Useful commands #2: Removing old kernels

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Successfully tested on Ubuntu Server 12.04 LTS 64-bit

In a recent post, I explained how important it is to keep your operating system up to date. If you followed my advices, you may have noticed that Ubuntu’s package manager does not delete any old kernel when upgrading to a new one. It’s on purpose, just to have a known good kernel around in case the upgrade fails. While this is a rather reassuring behavior, you could also want to get rid of these old kernels (to free up some space on your hard disk for example). Let’s see how.

Before doing any cleaning, first write down your current kernel release. You’ll find it by running:

uname -r

 
Next, simulate the old kernels removal:

dpkg -l linux-* | awk '/^ii/{ print $2}' | grep -v -e `uname -r | cut -f1,2 -d"-"` | grep -e [0-9] | xargs sudo apt-get --dry-run remove

 
Here, the –dry-run parameter allows to see the events that would occur during real removal but no change is actually done to the system. Check all the informations displayed on screen to make sure there was no error and verify that your current kernel release was not listed anywhere.

If everything looks fine, you can run the command for real:

dpkg -l linux-* | awk '/^ii/{ print $2}' | grep -v -e `uname -r | cut -f1,2 -d"-"` | grep -e [0-9] | xargs sudo apt-get -y purge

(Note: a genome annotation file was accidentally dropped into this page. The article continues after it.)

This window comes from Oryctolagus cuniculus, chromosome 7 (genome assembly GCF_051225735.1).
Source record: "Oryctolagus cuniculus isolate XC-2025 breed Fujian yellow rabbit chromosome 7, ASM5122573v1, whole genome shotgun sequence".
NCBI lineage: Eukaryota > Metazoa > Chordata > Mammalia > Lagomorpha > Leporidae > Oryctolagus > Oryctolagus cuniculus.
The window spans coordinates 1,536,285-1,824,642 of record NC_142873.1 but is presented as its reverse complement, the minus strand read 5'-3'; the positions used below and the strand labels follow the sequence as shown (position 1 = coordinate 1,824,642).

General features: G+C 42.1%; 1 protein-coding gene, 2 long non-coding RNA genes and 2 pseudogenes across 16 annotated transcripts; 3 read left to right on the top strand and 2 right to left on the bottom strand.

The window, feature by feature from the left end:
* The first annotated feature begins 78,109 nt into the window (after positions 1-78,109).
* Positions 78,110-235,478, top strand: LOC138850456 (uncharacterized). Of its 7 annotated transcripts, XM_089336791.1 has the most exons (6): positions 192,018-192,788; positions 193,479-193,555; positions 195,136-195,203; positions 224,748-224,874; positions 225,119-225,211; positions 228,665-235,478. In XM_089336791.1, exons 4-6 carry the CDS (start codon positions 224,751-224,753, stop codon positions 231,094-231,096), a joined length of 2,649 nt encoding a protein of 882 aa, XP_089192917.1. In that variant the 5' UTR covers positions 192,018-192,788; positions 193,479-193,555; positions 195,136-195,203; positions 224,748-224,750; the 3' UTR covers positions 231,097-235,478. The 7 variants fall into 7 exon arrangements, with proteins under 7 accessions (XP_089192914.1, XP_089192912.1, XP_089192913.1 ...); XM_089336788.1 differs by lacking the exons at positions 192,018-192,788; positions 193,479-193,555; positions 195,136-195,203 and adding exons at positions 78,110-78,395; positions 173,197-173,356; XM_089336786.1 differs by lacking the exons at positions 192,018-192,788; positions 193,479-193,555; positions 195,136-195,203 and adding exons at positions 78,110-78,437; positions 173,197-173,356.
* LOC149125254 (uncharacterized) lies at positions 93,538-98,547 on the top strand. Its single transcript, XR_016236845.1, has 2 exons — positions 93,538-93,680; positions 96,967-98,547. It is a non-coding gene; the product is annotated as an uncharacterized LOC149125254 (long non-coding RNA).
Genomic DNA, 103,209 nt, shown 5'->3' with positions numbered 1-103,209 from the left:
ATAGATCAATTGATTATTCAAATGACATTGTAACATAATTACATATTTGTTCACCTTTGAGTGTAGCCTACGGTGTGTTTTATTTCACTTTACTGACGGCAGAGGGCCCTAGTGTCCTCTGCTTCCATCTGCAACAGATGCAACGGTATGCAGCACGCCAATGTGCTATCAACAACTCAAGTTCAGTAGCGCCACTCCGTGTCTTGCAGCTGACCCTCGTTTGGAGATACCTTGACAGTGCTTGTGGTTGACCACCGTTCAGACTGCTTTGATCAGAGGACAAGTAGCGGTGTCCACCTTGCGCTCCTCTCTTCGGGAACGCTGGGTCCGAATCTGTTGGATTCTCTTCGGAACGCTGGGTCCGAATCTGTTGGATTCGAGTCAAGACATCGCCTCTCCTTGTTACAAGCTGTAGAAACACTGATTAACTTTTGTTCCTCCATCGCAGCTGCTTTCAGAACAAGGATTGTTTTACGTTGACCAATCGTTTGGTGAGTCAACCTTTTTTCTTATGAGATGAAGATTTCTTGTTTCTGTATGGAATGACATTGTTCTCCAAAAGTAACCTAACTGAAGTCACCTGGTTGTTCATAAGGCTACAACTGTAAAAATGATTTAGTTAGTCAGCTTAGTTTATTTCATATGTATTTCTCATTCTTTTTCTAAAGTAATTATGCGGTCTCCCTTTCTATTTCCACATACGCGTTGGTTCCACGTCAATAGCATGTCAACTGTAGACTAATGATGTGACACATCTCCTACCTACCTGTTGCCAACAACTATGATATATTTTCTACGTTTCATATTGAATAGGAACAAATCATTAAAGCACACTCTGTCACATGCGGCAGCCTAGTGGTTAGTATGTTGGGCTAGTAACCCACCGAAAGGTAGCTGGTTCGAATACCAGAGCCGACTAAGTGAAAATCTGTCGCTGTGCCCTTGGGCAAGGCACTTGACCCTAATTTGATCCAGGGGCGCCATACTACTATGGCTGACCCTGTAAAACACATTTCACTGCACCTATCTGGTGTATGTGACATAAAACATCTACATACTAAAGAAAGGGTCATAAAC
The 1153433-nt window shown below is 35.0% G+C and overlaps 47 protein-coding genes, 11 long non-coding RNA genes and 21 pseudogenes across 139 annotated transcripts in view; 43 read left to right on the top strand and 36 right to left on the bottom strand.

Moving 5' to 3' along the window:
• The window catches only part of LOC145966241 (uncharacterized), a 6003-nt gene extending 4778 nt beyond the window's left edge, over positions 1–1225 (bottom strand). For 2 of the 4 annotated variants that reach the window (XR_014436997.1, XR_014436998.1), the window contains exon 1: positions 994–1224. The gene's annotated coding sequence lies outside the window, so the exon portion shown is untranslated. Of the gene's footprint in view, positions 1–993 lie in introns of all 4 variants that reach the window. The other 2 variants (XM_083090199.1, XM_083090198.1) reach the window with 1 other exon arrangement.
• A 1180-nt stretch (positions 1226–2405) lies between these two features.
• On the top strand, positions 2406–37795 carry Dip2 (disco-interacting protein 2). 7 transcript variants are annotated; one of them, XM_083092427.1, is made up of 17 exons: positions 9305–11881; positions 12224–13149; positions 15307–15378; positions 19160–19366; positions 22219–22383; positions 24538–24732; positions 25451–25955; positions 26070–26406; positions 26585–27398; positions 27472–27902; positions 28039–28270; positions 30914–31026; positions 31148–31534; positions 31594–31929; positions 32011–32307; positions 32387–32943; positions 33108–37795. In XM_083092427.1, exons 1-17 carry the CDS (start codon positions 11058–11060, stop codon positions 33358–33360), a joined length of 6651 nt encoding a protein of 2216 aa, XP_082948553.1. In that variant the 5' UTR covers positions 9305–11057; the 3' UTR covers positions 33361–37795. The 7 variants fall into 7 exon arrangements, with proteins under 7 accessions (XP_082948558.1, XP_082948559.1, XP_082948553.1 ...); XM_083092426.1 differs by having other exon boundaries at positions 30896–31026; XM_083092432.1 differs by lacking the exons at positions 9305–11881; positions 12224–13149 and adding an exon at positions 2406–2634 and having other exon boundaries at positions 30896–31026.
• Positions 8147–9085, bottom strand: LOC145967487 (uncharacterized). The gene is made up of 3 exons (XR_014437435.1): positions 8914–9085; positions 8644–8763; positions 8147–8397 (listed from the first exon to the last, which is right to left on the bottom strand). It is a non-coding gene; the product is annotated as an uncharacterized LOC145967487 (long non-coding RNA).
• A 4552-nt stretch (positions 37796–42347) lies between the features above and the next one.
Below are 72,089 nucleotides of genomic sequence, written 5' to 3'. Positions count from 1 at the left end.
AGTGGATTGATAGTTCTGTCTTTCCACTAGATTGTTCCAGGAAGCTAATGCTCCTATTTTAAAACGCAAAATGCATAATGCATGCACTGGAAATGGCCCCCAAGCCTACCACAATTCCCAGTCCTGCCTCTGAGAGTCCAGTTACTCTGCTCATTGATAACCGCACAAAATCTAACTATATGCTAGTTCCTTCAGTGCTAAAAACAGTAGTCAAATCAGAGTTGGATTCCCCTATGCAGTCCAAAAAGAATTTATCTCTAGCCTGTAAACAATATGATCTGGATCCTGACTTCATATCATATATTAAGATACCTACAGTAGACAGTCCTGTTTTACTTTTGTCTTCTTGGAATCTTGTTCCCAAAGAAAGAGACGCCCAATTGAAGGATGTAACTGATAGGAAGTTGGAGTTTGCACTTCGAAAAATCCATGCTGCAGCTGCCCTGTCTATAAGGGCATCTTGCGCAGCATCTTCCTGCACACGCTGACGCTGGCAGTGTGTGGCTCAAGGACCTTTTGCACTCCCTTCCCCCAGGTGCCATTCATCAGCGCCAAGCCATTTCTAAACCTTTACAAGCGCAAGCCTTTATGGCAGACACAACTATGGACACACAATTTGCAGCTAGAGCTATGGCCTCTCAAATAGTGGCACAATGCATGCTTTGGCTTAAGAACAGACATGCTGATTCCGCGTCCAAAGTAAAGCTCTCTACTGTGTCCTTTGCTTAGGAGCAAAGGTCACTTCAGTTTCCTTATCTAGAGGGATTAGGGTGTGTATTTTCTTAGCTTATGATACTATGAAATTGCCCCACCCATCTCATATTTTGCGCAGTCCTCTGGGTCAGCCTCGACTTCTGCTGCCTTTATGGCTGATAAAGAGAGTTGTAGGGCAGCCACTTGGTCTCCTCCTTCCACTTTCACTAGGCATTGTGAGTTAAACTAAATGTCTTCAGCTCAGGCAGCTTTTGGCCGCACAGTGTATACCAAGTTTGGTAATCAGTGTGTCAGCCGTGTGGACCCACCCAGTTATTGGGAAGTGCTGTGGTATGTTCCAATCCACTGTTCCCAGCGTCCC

Old kernels are history now.

That’s all Folks!


For further reading, see the Ubuntu wiki to understand why this removal is not so easy to automate.

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Useful commands #1: Preventing the update of a package

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Successfully tested on Ubuntu Server 12.04 LTS 64-bit

Doing frequent updates of your favorite OS and programs is always recommended. Not only does it allow you to take advantage of new features but it also minimizes the security risks by correcting the possible flaws spotted since the installation or the previous update.

In Ubuntu, software updates can be either automatic (see Automatic Updates in the official documentation for details) or… manual. If you choose to go the manual way, you’ll have to make sure to do the updates by yourself on a regular basis (Ubuntu’s welcome screen advises you of updates availability) using two commands:

sudo apt-get update

 
first, to re-synchronize the package index files from their sources (the repositories are listed in /etc/apt/sources.list), followed by:

sudo apt-get upgrade

 
to finally install the newest versions of all packages currently installed on the system.

This full update in one shot is very handy of course, but what to do if you don’t want to update a specific package? For instance, let say you patched and rebuilt a program for whatever reason and you don’t want it to be replaced by the new latest official version. What to do? This is where today’s useful command comes in:

sudo apt-mark hold package_name

 
Now, this package will never be updated automatically as well as manually as long as it is on “hold” status. To display this status, you can use:

dpkg --get-selections | grep "package_name"

 
Finally, the day you decide to allow the upgrade to the latest version available in the official repository, just type:

sudo apt-mark unhold package_name

 
to put the package back on “install” status.

That’s all Folks!


For further reading, take a look at Package Management in Ubuntu’s official documentation.